Burn, Baby, Burn: Reel Fast for Fall Bass
Slow and steady won't win the race when you’re chasing fall bass
Finely tuned finesse presentations have their place, but come fall bass anglers can toss it all out the window. This is the time for a now-or-never tactic called “burning.”
The execution is pretty simple: Cast…reel like you’re trying to start a fire…repeat.
Here’s why it works.
1. It’s chow time. As shad and other forage fish migrate to the creeks and coves, bass follow in full-on predator mood.
“The bass are all about eating and getting ready for winter,” says Bassmaster Elite Series pro Jason Christie. “Their strike zone is wide, and you can cover a lot of water by burning baits.”
“I think with the water changing from warm to cool, the bass’ metabolism is up and they’re ready to chase baitfish,” adds California pro Chris Zaldain. “They’re also grouped up and competing with each other at this time.”
2. Bass are on the move. As Christie notes, in fall, bass leave the deeper structure and vegetation they hugged throughout summer and lurk in the open water of creek arms, where they’re looking up for their next meal.
“This gives you a lot of opportunity to burn a bait by them,” he says.
3. Commotion means food. Fall usually brings clearer water, so bass get a good gander at plodding presentations. Baits that zip across their radar typically trip a bass’ predatory instincts.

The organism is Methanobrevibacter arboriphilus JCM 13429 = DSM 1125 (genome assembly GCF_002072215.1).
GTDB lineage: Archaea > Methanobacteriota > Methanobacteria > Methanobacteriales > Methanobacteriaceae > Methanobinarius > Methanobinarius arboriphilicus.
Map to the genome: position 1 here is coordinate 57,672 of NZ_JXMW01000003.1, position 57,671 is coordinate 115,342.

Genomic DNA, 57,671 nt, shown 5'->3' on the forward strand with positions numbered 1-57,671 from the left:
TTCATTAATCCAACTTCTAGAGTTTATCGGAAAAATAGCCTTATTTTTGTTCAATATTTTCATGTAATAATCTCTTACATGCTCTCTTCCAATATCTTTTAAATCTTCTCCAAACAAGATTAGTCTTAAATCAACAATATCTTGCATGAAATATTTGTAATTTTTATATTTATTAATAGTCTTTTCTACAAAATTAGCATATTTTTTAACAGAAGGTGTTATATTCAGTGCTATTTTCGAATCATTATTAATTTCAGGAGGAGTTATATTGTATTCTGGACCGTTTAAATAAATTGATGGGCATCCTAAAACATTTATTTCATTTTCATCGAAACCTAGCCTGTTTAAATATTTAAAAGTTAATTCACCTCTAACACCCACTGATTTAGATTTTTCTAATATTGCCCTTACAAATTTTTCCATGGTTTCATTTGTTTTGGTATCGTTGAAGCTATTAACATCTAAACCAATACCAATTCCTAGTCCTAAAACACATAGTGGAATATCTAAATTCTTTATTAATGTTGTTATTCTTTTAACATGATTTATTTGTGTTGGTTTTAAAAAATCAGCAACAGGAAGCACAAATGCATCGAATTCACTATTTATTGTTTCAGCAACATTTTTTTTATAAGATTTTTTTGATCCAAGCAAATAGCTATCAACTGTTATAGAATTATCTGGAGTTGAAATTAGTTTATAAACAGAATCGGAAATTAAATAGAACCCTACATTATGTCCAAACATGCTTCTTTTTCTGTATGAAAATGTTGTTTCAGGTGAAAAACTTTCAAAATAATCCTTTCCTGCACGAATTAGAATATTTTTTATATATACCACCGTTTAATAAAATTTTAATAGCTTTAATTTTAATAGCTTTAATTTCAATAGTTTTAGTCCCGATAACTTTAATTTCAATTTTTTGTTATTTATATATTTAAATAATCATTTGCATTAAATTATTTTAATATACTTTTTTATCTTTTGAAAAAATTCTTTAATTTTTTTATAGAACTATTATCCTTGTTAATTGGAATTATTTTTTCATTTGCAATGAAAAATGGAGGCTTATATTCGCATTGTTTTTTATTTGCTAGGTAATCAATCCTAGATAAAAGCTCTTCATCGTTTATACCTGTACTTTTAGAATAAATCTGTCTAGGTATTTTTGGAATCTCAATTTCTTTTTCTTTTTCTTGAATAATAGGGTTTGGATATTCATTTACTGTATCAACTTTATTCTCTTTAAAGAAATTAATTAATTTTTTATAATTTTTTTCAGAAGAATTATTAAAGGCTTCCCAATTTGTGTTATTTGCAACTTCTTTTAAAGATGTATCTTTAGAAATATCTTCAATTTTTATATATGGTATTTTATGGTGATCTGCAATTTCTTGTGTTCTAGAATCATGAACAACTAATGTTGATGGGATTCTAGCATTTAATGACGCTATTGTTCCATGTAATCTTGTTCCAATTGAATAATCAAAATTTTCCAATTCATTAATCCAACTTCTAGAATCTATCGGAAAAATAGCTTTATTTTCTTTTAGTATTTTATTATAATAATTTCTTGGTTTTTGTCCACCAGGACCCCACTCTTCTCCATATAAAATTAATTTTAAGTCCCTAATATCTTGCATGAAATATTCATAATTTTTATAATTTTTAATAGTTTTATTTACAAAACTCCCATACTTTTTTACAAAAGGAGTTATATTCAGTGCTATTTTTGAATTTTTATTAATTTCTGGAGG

“What you’re doing is triggering them to react,” says bass pro Shaw Grigsby. “They think it’s something trying to get away from them.”
“A lot of times when bait is abundant, bass are just gorging themselves making it hard to get them to respond to artificials,” says Texas guide Stephen Johnston. “Burning a lure through cover will make those baitfish jump and scatter. When those shad react, the bass will react. You can actually put them into a feeding frenzy if you’ve got the correct lure.”
BEST OF THE BURNERS
Christie likes a ½- to ¾-ounce Booyah Spinnerbait with double willow leaf blades and a white or chartreuse skirt. (White or chartreuse blades are good for smallmouths.) Bending the wire into a compact, aquadynamic form helps keep the bait about 3 inches below the surface, while the heavier models prevent the surface rising blowouts common to smaller spinnerbaits.
Zaldain throws a Megabass Vibration-X Ultra in Sexy French Pearl. The bait’s nose-down shimmy and noisy rattles stimulate bass, but Zaldain works in the occasional pause.
Johnston burns a Talon deer-hair jig, which needs no trailer—thanks to the length difference of its two-layered skirt. A ½- to ⁵⁄₈-ounce jig works best in depths of 1 to 15 feet. In deeper spots, a ¾-ounce jig affords a vertical burning look for fish holding lower in the water column. A cadence of burn, burn, burn, pause makes the hair skirt compress and flare with lifelike pulsation.
A good bet for winding over anything you might bump, these shallow running baits will deflect off wood, rocks, or even grass, so you don’t lose the fast-paced momentum. Favoring a Strike King KVD 1.5, Grigsby targets weed lines and flat rocky points. With the latter, he’ll cast shallow and burn the bait off the edge.